SEC Charges Wells Fargo with Fraud

On Monday, March 7, 2016, the Securities and Exchange Commission (SEC) charged Wells Fargo with fraud in its role as underwriter of a $75 million municipal bond deal. The Rhode Island Economic Development Corporation (RIEDC), a state agency, issued the bonds and loaned $50 million of its proceeds to 38 Studios, a now defunct video game company whose chairman and majority shareholder was the legendary Boston Red Sox pitcher, Curt Schilling. The RIEDC hoped to stimulate jobs and lure other businesses to relocate to Rhode Island.

According to the bond offering documents, 38 Studios planned to repay the loan from revenue from a future video game but Wells Fargo and the RIEDC failed to fully inform investors that 38 Studios needed at least $75 million in funding to produce the video game. When these sources failed to materialize, the company defaulted on the loan and declared bankruptcy. Because the bonds carried the state’s “moral obligation” to repay investors if 38 Studios could not, the state chose to pay the debt including interest, totaling about $90 million, rather than risk damage to Rhode Island’s credit rating.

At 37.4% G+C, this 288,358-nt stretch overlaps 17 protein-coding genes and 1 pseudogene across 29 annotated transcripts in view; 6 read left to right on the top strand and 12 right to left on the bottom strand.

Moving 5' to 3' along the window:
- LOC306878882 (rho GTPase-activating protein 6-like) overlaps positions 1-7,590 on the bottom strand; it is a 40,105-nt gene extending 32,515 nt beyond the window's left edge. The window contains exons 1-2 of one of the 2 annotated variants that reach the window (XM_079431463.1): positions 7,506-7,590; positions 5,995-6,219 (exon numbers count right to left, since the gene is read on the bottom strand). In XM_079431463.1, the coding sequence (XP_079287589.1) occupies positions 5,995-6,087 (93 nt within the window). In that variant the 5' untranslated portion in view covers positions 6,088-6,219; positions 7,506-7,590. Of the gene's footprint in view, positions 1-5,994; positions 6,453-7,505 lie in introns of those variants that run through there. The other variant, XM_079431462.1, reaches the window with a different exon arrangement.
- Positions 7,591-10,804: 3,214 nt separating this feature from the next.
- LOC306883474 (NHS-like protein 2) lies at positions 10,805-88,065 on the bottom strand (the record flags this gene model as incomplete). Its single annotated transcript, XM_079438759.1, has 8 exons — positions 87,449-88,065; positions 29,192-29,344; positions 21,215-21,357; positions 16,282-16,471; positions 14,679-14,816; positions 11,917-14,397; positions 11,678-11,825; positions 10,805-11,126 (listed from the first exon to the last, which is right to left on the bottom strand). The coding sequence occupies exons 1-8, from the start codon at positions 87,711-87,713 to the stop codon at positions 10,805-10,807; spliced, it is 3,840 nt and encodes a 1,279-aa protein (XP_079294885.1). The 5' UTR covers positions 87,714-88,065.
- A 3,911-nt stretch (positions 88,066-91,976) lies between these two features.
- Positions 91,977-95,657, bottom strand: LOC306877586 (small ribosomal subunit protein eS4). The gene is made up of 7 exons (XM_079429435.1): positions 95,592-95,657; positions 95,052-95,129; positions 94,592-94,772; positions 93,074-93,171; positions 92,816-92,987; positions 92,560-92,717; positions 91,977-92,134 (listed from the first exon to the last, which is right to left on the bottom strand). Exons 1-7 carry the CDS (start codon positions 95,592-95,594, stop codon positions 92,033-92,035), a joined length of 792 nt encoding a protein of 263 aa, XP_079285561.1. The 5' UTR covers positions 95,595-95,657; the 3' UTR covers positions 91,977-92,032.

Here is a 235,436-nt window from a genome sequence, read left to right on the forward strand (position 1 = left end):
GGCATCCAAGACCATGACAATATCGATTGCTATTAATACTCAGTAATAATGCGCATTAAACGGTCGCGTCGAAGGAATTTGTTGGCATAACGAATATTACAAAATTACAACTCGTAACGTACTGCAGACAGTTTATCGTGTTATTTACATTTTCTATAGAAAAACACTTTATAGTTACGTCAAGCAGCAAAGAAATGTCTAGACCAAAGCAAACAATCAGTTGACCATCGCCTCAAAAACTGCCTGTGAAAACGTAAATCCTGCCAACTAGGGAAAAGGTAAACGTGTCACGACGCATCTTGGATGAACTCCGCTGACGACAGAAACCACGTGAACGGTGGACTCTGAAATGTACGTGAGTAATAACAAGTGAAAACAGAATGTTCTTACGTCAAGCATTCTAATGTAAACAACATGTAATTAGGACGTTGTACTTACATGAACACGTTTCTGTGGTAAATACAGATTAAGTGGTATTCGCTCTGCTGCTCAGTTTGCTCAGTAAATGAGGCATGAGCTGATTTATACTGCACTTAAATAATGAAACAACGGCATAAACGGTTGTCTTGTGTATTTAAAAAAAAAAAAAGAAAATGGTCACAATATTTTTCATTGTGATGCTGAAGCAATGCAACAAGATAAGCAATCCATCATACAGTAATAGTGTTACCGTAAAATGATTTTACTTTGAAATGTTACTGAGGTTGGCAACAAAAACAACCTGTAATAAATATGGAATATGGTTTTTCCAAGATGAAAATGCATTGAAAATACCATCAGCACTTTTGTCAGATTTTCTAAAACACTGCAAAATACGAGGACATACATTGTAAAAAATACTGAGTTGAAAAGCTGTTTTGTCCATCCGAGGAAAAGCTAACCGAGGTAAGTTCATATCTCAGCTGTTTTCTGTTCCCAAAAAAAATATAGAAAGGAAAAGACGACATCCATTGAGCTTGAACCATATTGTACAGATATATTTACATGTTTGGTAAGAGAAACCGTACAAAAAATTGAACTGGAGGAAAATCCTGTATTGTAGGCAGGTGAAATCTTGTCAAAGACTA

The SEC also alleges that Wells Fargo cut a “side deal” with 38 Studios, which paid the bank an additional $400,000 if the bond deal closed. This side deal was never disclosed to the bond investors and enabled the bank to receive twice as much money as was detailed in the official offering documents.

SEC Charges Wells Fargo with Fraud (PDF)